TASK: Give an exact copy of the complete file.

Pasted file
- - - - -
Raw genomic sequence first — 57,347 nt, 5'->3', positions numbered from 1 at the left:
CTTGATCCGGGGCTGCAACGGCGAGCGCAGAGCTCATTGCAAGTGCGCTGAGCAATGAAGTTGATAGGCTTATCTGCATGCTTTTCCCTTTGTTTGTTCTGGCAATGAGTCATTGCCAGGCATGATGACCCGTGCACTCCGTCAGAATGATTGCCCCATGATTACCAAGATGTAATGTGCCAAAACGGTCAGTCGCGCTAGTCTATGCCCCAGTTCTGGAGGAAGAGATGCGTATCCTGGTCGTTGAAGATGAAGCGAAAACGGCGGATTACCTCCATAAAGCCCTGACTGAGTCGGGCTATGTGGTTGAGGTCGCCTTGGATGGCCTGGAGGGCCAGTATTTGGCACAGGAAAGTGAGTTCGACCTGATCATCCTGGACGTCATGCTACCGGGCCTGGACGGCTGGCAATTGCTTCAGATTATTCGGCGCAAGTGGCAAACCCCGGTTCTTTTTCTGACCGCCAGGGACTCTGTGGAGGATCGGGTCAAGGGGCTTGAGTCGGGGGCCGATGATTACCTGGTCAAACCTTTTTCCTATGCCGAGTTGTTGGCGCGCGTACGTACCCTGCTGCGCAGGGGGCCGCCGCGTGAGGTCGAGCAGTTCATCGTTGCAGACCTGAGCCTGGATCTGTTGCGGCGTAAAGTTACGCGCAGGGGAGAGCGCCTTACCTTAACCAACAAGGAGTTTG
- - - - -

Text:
Raw genomic sequence first — 57,347 nt, 5'->3', positions numbered from 1 at the left:
CTTGATCCGGGGCTGCAACGGCGAGCGCAGAGCTCATTGCAAGTGCGCTGAGCAATGAAGTTGATAGGCTTATCTGCATGCTTTTCCCTTTGTTTGTTCTGGCAATGAGTCATTGCCAGGCATGATGACCCGTGCACTCCGTCAGAATGATTGCCCCATGATTACCAAGATGTAATGTGCCAAAACGGTCAGTCGCGCTAGTCTATGCCCCAGTTCTGGAGGAAGAGATGCGTATCCTGGTCGTTGAAGATGAAGCGAAAACGGCGGATTACCTCCATAAAGCCCTGACTGAGTCGGGCTATGTGGTTGAGGTCGCCTTGGATGGCCTGGAGGGCCAGTATTTGGCACAGGAAAGTGAGTTCGACCTGATCATCCTGGACGTCATGCTACCGGGCCTGGACGGCTGGCAATTGCTTCAGATTATTCGGCGCAAGTGGCAAACCCCGGTTCTTTTTCTGACCGCCAGGGACTCTGTGGAGGATCGGGTCAAGGGGCTTGAGTCGGGGGCCGATGATTACCTGGTCAAACCTTTTTCCTATGCCGAGTTGTTGGCGCGCGTACGTACCCTGCTGCGCAGGGGGCCGCCGCGTGAGGTCGAGCAGTTCATCGTTGCAGACCTGAGCCTGGATCTGTTGCGGCGTAAAGTTACGCGCAGGGGAGAGCGCCTTACCTTAACCAACAAGGAGTTTG